Los Angeles and other big cities are witnessing a rise in “street takeovers”. Responding to a social media prompt, a mob of cars and people gather at an intersection to raise hell. The police try to stop it but they are often too late.
This was what happened on August 15, when a flash mob arrived at Figueroa Street, El Segundo Boulevard. After causing chaos on the streets for a while, they made their way into a 7-11 store looking like a mob of locusts. In a matter of minutes, they stripped it of all value.
Lisa Trafton, a neighbor, said that cars were “just going everywhere.” “I looked in the store to buy a pop, but it’s completely trashed,” she said.
The LAPD released a security video that shows many people entering the store. Although many of the people initially appeared to be just shopping for snacks, others began running into the store and grabbing items from behind the register. A cash register was destroyed and candy, chips, and drinks were left all over the store. It’s unclear if any money was stolen.
Det. Ryan Moreno. “They ransacked the place, took food, cigarettes, and lottery tickets, trying to get the cashier’s box.”
It is unknown if any cash was stolen. Despite being threatened and harassed, the lone employee at the store was unharmed.
Police stated that they would begin confiscating cars from both drivers and observers at street takeovers in the future.
Moreno stated that cars will soon disappear if they start to do this type of thing, such as inconveniencing people and locking up freeways.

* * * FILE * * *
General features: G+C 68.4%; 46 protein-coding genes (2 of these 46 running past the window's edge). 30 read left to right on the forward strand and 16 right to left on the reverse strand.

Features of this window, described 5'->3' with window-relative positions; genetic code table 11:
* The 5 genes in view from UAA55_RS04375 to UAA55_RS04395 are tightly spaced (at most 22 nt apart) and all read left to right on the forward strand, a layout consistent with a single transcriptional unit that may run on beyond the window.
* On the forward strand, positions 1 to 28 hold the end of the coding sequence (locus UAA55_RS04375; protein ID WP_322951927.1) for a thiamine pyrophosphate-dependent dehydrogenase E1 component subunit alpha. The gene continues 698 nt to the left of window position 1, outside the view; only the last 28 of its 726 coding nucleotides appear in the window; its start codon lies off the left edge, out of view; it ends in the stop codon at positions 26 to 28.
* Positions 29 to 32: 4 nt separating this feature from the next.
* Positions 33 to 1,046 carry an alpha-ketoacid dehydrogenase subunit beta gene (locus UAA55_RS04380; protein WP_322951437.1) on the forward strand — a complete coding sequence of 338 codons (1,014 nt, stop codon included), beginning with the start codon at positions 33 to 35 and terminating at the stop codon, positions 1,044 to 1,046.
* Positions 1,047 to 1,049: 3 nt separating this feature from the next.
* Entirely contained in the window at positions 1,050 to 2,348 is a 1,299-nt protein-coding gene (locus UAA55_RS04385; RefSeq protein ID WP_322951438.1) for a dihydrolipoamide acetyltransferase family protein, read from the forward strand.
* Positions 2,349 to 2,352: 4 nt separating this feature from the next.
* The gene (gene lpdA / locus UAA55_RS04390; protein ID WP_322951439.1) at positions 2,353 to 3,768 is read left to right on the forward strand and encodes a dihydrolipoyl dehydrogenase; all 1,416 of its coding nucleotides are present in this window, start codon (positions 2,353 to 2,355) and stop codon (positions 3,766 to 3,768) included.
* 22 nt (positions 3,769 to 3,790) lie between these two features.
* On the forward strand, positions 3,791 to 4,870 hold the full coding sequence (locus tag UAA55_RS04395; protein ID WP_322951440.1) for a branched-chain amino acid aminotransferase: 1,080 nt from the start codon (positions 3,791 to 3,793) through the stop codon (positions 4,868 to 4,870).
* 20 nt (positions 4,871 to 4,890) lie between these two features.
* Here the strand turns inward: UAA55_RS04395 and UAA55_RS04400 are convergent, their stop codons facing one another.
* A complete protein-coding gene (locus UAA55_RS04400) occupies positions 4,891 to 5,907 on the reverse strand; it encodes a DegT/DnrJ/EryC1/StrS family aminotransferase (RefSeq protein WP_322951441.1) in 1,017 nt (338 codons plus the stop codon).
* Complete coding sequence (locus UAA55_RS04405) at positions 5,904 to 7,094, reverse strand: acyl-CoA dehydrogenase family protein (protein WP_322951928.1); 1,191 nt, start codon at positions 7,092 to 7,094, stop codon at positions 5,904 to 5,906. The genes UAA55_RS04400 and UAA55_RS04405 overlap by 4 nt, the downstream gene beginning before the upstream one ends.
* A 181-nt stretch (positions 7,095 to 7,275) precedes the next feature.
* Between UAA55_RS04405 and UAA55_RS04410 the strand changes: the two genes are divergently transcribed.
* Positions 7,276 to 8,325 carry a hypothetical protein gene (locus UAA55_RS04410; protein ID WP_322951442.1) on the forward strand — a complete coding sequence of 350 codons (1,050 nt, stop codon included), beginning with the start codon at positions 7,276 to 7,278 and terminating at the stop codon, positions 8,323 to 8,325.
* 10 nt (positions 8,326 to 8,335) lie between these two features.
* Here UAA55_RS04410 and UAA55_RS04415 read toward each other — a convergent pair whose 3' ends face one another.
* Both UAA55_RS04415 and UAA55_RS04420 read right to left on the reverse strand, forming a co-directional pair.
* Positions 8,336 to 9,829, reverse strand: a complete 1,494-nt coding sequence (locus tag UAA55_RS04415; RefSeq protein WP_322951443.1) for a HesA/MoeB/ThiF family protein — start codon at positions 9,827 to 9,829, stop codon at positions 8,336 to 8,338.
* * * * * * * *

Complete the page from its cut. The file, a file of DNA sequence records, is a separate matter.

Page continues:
Local residents said that they’ve seen businesses disappear recently and are concerned about the possibility of more investment losses if this bad behavior continues.
Kevin Hosley, a Compton resident, said that “we’re losing a lot and we’re going to run out of resources.” “People will pull out of us. Many of us cannot afford to move to $700,000. We’re stuck. It’s our responsibility to live there, but it is not the people’s.
This is obviously not what the police want — for it to become a trend or the next big thing in social media. It’s difficult to imagine how they could stop it. It’s a good idea to confiscate the cars of violators, but most looters were either on foot or with passengers.
This lawlessness will only continue – and get worse – unless the looters are stopped by a system that treats property crime seriously. They’re laughing at the system as it stands, and know they can act with impunity or, worse, get a slap on their wrists.